Justin Legg – Lt, (Ret) USN doesn’t know the meaning of the word quit. It isn’t in his vocabulary, a fact that makes him a valuable member of Team Never Quit.
After graduating from the U.S. Naval Academy in 2000 with a B.S. in Systems Engineering, Justin reported to Basic Underwater Demolition/SEAL Training in Coronado, CA. He graduated BUD/S as a member of Class 234 which was captured on the Discovery Channel documentary, “Navy SEALs: Class 234.” Justin deployed twice to the Middle East, including a seven-month combat tour during Operation Iraqi Freedom. After returning from Iraq, he transferred to Special Boat Team TWENTY-TWO in MS, where he served as a Task Unit Commander and the Team Training Officer.
But life stateside was filled with challenges of its own. Justin’s home and his wedding plans were wiped out by Hurricane Katrina. Then only five months into his marriage to his wife, Suzanne, Justin was diagnosed with Leukemia. The next six months brought over 50 chemo and radiation treatments and a move to Seattle where he received a bone marrow transplant. But that didn’t stop this warrior.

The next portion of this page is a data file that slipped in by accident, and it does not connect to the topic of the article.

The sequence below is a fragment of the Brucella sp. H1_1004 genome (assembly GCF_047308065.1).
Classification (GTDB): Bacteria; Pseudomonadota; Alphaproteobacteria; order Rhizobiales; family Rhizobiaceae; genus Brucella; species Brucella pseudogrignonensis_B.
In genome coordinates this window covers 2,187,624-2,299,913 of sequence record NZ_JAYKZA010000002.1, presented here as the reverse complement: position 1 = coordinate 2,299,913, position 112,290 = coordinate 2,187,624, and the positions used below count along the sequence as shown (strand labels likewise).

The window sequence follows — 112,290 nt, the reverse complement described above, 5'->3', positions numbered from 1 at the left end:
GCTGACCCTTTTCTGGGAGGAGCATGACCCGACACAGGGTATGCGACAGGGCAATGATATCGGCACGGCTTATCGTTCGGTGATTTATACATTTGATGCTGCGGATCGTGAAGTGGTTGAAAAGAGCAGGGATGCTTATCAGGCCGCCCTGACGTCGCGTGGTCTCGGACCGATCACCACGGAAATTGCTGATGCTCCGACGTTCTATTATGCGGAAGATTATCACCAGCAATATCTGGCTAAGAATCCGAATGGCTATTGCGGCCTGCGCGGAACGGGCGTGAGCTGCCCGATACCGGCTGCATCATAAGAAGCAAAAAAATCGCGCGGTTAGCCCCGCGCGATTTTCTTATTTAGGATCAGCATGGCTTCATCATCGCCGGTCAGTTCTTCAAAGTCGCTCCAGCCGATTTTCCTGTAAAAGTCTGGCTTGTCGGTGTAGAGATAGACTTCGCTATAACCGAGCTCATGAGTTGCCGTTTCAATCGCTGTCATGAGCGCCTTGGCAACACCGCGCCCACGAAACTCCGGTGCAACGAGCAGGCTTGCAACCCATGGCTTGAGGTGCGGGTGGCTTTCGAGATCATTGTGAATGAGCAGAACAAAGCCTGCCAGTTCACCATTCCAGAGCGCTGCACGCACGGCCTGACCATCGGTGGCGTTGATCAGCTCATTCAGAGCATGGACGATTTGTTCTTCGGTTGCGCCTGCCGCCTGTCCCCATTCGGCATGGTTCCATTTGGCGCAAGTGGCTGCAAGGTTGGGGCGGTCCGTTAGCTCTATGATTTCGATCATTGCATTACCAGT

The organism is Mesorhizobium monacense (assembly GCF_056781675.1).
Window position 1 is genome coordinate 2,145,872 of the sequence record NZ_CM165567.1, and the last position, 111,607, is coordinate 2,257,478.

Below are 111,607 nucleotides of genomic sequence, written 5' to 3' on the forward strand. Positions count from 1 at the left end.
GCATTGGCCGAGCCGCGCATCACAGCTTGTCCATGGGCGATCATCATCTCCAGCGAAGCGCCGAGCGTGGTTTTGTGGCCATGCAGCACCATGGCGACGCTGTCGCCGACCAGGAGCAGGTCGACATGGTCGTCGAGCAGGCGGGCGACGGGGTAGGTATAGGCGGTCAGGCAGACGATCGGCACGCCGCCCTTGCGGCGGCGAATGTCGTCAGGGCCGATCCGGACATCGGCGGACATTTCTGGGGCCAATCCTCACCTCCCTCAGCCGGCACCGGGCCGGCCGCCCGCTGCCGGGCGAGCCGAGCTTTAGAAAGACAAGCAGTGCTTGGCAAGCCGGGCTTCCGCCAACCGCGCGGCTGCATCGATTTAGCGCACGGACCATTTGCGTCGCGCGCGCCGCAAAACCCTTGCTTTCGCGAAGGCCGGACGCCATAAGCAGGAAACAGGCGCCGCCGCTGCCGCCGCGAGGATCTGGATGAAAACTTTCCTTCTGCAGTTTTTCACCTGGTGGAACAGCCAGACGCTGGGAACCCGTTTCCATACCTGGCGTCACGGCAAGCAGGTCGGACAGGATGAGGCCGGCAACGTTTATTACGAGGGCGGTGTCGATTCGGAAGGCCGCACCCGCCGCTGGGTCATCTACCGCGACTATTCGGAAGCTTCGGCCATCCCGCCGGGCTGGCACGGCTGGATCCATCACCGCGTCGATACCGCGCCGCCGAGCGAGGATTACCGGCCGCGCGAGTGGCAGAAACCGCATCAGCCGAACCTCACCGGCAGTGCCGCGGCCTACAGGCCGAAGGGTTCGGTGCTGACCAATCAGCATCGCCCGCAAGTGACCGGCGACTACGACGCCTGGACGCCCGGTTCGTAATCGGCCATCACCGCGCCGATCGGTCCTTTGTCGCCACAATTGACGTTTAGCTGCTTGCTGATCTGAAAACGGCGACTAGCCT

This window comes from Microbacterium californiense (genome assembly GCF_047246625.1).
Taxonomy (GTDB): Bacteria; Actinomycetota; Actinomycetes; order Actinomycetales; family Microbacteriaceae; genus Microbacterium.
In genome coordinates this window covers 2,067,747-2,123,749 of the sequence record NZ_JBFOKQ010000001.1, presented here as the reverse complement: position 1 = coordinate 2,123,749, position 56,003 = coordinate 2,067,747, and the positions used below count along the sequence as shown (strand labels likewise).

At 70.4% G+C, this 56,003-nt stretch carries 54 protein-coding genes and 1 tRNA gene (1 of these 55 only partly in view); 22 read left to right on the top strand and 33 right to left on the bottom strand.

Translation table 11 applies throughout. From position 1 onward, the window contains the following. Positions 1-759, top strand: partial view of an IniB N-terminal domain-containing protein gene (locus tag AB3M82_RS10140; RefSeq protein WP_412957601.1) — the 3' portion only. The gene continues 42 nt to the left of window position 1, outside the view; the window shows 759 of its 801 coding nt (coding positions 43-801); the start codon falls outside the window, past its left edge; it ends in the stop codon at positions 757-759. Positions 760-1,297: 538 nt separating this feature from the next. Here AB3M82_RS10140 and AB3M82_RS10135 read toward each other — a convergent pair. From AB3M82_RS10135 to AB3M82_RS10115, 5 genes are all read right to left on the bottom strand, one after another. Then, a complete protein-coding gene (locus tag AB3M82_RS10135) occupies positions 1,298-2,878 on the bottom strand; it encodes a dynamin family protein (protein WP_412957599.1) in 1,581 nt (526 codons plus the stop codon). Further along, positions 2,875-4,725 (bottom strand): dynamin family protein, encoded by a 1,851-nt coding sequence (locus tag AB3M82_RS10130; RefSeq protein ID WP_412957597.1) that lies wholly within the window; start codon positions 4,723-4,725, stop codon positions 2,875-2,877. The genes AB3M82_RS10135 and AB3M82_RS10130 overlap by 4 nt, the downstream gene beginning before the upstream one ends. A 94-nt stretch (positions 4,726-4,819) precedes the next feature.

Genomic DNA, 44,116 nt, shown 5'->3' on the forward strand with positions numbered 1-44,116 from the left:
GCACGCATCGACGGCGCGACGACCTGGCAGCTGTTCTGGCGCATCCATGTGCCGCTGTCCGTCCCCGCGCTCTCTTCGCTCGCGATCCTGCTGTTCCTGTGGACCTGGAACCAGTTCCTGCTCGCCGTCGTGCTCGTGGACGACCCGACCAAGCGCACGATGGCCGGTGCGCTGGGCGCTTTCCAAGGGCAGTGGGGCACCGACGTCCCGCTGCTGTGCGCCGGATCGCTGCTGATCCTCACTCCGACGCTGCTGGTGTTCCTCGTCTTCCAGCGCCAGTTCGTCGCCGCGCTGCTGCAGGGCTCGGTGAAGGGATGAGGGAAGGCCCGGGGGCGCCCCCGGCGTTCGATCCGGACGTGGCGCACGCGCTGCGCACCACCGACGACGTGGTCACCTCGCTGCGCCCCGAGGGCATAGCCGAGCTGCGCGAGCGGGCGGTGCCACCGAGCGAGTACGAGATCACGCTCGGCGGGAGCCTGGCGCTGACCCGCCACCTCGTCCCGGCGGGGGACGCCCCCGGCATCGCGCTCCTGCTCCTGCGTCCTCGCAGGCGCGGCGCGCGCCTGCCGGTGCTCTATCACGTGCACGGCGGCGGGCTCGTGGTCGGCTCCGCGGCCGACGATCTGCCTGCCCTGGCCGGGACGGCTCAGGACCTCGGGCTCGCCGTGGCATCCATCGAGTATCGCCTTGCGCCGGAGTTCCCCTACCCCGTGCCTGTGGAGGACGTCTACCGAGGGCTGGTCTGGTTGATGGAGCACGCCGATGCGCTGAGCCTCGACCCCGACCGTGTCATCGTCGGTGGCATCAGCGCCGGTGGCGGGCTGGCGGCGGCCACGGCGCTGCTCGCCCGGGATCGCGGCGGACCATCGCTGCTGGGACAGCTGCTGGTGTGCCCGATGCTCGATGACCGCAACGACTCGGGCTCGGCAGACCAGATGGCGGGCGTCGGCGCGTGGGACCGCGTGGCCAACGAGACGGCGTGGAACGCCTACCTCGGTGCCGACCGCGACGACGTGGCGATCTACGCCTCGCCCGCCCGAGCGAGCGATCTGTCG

Once recovered, Justin moved on to a new assignment in Virginia Beach. Two years later, he developed Graft Versus Host Disease, in which the immune system that developed from the donor bone marrow attacked parts of his body. Justin fought this disease and rehabilitated himself well enough to become an operational SEAL Platoon Commander.
Then, complications of a lung biopsy brought on complete respiratory failure and put Justin in a coma for two weeks, a downward spiral that led to a double lung transplant. Justin became the first, and still only, double lung-transplantee in the world to climb Mt. McKinley and to run three half marathons.
As a twelve year veteran, Justin retired from the Navy and went on to receive a Master’s Degree in International Relations from the Johns Hopkins School of Advanced International Studies (SAIS) in Washington D.C. Today Justin takes on all that life presents and lives each day to the fullest, one breath at a time.